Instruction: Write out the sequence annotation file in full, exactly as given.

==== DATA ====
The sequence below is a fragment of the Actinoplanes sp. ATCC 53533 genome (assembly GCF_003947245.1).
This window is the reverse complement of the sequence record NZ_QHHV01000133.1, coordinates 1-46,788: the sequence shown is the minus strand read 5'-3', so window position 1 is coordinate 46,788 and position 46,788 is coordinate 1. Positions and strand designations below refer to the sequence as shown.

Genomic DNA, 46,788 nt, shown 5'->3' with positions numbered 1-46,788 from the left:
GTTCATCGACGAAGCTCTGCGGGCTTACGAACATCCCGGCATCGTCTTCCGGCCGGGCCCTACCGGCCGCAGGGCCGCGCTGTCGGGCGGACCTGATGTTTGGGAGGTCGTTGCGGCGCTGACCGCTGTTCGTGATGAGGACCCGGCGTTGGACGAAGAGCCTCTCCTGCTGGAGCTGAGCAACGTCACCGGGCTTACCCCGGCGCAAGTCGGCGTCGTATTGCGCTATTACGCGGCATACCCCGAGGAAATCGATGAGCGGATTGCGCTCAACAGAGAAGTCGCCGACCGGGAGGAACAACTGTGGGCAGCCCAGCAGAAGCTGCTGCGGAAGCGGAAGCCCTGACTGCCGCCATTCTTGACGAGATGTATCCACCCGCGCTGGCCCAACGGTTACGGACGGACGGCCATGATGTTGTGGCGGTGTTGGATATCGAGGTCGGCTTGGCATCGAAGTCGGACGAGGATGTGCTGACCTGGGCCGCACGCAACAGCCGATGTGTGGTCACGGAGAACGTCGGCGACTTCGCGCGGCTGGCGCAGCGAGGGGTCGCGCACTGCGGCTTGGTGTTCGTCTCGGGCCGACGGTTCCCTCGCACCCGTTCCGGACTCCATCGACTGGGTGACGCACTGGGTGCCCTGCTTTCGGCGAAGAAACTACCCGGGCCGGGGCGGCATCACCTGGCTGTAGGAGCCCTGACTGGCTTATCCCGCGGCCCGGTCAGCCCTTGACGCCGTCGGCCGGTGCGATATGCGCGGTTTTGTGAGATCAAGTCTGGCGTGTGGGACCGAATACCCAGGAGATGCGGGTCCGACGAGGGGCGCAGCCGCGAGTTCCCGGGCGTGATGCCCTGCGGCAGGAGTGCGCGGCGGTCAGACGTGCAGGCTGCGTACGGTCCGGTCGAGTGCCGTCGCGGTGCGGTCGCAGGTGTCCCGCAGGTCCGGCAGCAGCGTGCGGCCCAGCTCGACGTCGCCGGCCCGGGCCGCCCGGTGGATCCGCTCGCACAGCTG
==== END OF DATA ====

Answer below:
The sequence below is a fragment of the Actinoplanes sp. ATCC 53533 genome (assembly GCF_003947245.1).
This window is the reverse complement of the sequence record NZ_QHHV01000133.1, coordinates 1-46,788: the sequence shown is the minus strand read 5'-3', so window position 1 is coordinate 46,788 and position 46,788 is coordinate 1. Positions and strand designations below refer to the sequence as shown.

Genomic DNA, 46,788 nt, shown 5'->3' with positions numbered 1-46,788 from the left:
GTTCATCGACGAAGCTCTGCGGGCTTACGAACATCCCGGCATCGTCTTCCGGCCGGGCCCTACCGGCCGCAGGGCCGCGCTGTCGGGCGGACCTGATGTTTGGGAGGTCGTTGCGGCGCTGACCGCTGTTCGTGATGAGGACCCGGCGTTGGACGAAGAGCCTCTCCTGCTGGAGCTGAGCAACGTCACCGGGCTTACCCCGGCGCAAGTCGGCGTCGTATTGCGCTATTACGCGGCATACCCCGAGGAAATCGATGAGCGGATTGCGCTCAACAGAGAAGTCGCCGACCGGGAGGAACAACTGTGGGCAGCCCAGCAGAAGCTGCTGCGGAAGCGGAAGCCCTGACTGCCGCCATTCTTGACGAGATGTATCCACCCGCGCTGGCCCAACGGTTACGGACGGACGGCCATGATGTTGTGGCGGTGTTGGATATCGAGGTCGGCTTGGCATCGAAGTCGGACGAGGATGTGCTGACCTGGGCCGCACGCAACAGCCGATGTGTGGTCACGGAGAACGTCGGCGACTTCGCGCGGCTGGCGCAGCGAGGGGTCGCGCACTGCGGCTTGGTGTTCGTCTCGGGCCGACGGTTCCCTCGCACCCGTTCCGGACTCCATCGACTGGGTGACGCACTGGGTGCCCTGCTTTCGGCGAAGAAACTACCCGGGCCGGGGCGGCATCACCTGGCTGTAGGAGCCCTGACTGGCTTATCCCGCGGCCCGGTCAGCCCTTGACGCCGTCGGCCGGTGCGATATGCGCGGTTTTGTGAGATCAAGTCTGGCGTGTGGGACCGAATACCCAGGAGATGCGGGTCCGACGAGGGGCGCAGCCGCGAGTTCCCGGGCGTGATGCCCTGCGGCAGGAGTGCGCGGCGGTCAGACGTGCAGGCTGCGTACGGTCCGGTCGAGTGCCGTCGCGGTGCGGTCGCAGGTGTCCCGCAGGTCCGGCAGCAGCGTGCGGCCCAGCTCGACGTCGCCGGCCCGGGCCGCCCGGTGGATCCGCTCGCACAGCTG